Step 1: Drive out the sear housing assembly roll pin. It will be tight.
Step 2: Carefully lift out the sear housing. It’s connected to the trigger bar by the trigger spring, and you may need to pull the trigger to the rear to keep it from hanging up.
Step 3: Take a close look at the sear arrangement and how stuff works, always a good policy before you go messing with spring loaded components! The P99 has an interesting double sear system in single action mode, where the trigger bar pushes the sear lever to the rear and drops the striker sear (the top one) out of the way allowing the striker to fall. Clever, but in our case here prone to lots of excess engagement (creep) and finnicky angles. The image below was a pain to take but shows the sear parts well.
Step 4: Push out the striker sear pin, RIGHT TO LEFT aka interior to exterior. It has a head on it so you won’t get very far trying the opposite direction. The pin’s head should be flush with the housing when reassembled later.
Step 5: Remove the sear lever’s hollow bushing pin, and be aware there’s a spring in there too. It’s the most frustrating part of reassembly, fair warning. That’s it, you’re detail stripped!
Part 3: Reassembly Tips and Tricks
Let’s work backwards from the last step of the previous section, which means we start with the nightmare component: the sear lever and its incredibly irritating spring. It’s nearly impossible to describe how to handle this bastard but before tackling it consult the images later on in the design and function rundown to see how the spring should align.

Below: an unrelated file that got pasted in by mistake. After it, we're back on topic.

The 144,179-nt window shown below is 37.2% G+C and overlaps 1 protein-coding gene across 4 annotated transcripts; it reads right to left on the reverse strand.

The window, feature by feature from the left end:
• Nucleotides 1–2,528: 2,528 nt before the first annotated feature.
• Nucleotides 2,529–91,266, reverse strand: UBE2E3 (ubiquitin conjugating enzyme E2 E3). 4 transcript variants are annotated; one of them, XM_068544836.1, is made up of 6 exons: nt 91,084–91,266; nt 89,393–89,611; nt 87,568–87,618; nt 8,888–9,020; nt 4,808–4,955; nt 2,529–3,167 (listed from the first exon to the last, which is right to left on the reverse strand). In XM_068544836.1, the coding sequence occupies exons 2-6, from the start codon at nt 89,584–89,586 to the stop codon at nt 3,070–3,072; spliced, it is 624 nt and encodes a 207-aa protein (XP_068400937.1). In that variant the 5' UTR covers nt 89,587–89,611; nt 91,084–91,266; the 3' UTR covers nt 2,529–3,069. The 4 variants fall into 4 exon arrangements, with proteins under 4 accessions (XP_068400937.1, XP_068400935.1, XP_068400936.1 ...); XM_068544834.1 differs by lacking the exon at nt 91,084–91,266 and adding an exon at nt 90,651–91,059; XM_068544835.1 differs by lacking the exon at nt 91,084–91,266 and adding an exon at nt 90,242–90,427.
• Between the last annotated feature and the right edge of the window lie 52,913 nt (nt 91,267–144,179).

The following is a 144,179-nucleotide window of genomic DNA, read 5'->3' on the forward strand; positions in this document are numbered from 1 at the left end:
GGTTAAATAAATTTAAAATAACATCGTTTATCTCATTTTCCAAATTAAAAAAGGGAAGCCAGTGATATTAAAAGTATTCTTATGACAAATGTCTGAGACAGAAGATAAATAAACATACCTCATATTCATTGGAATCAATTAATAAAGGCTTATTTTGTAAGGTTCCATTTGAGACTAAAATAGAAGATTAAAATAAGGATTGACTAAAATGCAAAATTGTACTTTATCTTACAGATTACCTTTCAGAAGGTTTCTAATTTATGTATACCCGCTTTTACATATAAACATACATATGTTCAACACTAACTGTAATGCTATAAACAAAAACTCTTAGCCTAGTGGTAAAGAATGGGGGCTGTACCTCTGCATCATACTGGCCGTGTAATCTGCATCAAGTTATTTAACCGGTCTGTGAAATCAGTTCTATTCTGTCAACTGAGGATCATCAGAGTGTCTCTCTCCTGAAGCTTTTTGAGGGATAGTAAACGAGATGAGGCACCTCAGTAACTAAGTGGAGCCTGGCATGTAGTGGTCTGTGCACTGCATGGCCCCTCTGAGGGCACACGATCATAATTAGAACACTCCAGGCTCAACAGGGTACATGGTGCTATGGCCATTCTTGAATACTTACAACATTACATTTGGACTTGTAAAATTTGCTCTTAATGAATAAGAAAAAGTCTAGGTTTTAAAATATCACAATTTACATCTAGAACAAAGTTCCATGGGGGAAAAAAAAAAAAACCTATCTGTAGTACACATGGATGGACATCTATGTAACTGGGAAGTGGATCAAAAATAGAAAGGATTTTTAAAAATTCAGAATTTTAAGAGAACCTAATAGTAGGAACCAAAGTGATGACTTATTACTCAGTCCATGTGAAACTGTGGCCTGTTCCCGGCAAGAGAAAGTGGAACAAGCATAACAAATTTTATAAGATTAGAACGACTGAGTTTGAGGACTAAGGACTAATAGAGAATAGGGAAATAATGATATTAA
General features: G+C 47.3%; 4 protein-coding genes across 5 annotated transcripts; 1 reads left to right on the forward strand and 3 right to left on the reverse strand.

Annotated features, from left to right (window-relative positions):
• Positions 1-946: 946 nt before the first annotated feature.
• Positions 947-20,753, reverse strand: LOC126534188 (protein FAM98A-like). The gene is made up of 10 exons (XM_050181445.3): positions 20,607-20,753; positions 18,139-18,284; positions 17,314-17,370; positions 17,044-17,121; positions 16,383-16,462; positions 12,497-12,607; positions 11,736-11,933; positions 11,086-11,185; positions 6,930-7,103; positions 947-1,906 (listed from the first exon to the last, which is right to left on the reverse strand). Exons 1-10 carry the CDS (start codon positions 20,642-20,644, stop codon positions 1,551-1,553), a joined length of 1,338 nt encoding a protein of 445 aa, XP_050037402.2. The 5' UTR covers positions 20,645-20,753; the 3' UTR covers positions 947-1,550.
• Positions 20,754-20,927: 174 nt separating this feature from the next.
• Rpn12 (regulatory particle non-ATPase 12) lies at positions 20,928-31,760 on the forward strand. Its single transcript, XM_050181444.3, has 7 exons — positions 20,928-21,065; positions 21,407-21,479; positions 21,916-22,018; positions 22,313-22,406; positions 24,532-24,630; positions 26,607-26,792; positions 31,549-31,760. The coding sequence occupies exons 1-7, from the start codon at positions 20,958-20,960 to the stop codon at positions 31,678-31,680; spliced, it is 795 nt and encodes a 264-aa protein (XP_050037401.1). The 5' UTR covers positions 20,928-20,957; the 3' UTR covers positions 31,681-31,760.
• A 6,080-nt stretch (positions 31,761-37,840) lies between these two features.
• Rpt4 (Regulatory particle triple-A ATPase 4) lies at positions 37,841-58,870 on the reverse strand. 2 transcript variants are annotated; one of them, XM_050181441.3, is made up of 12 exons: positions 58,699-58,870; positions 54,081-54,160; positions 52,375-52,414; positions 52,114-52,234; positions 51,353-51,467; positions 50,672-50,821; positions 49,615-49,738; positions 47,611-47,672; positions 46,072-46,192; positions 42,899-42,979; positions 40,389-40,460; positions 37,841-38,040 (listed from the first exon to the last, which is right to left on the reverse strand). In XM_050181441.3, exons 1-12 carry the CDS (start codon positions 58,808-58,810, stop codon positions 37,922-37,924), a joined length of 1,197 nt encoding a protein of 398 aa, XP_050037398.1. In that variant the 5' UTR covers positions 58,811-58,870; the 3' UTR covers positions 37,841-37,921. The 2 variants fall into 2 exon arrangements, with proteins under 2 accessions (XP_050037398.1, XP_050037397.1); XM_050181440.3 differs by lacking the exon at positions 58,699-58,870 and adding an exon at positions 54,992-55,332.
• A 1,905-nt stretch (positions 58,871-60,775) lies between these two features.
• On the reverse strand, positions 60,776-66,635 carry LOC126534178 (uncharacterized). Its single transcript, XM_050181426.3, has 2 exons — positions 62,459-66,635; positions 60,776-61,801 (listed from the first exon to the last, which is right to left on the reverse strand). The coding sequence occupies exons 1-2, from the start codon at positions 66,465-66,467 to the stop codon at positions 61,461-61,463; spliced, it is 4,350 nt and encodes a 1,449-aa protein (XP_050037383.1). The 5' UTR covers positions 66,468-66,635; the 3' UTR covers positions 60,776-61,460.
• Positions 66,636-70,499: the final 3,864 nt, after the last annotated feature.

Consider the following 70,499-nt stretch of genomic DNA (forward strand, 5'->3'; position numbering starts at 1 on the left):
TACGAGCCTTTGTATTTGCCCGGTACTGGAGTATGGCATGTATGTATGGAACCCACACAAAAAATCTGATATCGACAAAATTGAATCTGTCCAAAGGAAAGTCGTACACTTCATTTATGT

What I do for this thing is use the hollow bushing pin as a slave pin temporarily just to keep the spring where it belongs while inserting the whole mess into the housing. Once it’s in as far as it’ll go and the bushing bumps into the housing, yank the bushing out and shove the lever down against the spring. If you’re exceedingly lucky it won’t shift and you can get the bushing back in with minimal fuss.
The other 99% of the time you’ll want a dental pick to force the spring to line up and shove the bushing through. Make absolutely sure the lever is properly spring loaded when you’re done or else you’ll end up repeating that circus act until you get it right. I can’t emphasize that enough, because it WILL cause massive headaches if you don’t test it first for spring tension.
For anyone interested, the dimensions for a sear lever slave pin would be approximately 0.194″ in diameter by 0.210″ long. Slave pins should have beveled edges and ideally a light polish to make them easier to push through with the real pin!
Backing up another step to the striker sear, this guy is a lot more workable but also rather tiny. Ensure the top leg of the spring is underneath the sear so it spring loads it, and remember that pin has a wider head and must be inserted left to right (exterior to interior) as well as fit flush when installed.
Reinstalling the sear housing isn’t difficult, and you can either try to hook the trigger spring loop on the trigger bar while you assemble it or just snag it with a dental pick and force it onto its seat. Either way works, and the assembly lines up easily as a whole to get it seated in the frame.
Part 4: Gunsmith Ramblings